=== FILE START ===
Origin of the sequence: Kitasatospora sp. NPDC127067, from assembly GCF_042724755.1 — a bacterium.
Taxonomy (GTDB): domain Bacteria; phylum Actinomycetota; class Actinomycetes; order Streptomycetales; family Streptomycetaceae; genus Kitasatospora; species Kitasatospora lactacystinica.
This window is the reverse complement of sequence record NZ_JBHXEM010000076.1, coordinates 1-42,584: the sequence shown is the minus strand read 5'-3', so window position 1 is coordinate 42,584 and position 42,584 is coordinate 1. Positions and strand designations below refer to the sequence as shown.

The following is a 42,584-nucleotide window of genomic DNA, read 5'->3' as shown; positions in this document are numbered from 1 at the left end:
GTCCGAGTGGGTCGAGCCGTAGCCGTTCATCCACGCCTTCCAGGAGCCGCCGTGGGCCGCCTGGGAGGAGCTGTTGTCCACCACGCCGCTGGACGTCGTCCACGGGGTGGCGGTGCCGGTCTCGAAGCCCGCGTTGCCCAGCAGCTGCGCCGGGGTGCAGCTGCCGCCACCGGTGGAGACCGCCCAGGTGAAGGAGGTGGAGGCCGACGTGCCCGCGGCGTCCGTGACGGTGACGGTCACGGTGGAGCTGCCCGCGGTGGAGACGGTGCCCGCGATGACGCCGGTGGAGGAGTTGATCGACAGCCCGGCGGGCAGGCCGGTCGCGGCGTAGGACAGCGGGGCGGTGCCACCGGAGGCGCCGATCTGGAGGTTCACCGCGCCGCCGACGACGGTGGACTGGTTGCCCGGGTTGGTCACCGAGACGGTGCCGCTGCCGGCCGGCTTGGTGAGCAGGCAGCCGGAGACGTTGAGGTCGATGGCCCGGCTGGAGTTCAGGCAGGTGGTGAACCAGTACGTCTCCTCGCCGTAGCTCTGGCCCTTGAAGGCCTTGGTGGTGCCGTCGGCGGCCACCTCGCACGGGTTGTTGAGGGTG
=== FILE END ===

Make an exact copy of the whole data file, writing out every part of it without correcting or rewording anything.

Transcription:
Origin of the sequence: Kitasatospora sp. NPDC127067, from assembly GCF_042724755.1 — a bacterium.
Taxonomy (GTDB): domain Bacteria; phylum Actinomycetota; class Actinomycetes; order Streptomycetales; family Streptomycetaceae; genus Kitasatospora; species Kitasatospora lactacystinica.
This window is the reverse complement of sequence record NZ_JBHXEM010000076.1, coordinates 1-42,584: the sequence shown is the minus strand read 5'-3', so window position 1 is coordinate 42,584 and position 42,584 is coordinate 1. Positions and strand designations below refer to the sequence as shown.

The following is a 42,584-nucleotide window of genomic DNA, read 5'->3' as shown; positions in this document are numbered from 1 at the left end:
GTCCGAGTGGGTCGAGCCGTAGCCGTTCATCCACGCCTTCCAGGAGCCGCCGTGGGCCGCCTGGGAGGAGCTGTTGTCCACCACGCCGCTGGACGTCGTCCACGGGGTGGCGGTGCCGGTCTCGAAGCCCGCGTTGCCCAGCAGCTGCGCCGGGGTGCAGCTGCCGCCACCGGTGGAGACCGCCCAGGTGAAGGAGGTGGAGGCCGACGTGCCCGCGGCGTCCGTGACGGTGACGGTCACGGTGGAGCTGCCCGCGGTGGAGACGGTGCCCGCGATGACGCCGGTGGAGGAGTTGATCGACAGCCCGGCGGGCAGGCCGGTCGCGGCGTAGGACAGCGGGGCGGTGCCACCGGAGGCGCCGATCTGGAGGTTCACCGCGCCGCCGACGACGGTGGACTGGTTGCCCGGGTTGGTCACCGAGACGGTGCCGCTGCCGGCCGGCTTGGTGAGCAGGCAGCCGGAGACGTTGAGGTCGATGGCCCGGCTGGAGTTCAGGCAGGTGGTGAACCAGTACGTCTCCTCGCCGTAGCTCTGGCCCTTGAAGGCCTTGGTGGTGCCGTCGGCGGCCACCTCGCACGGGTTGTTGAGGGTG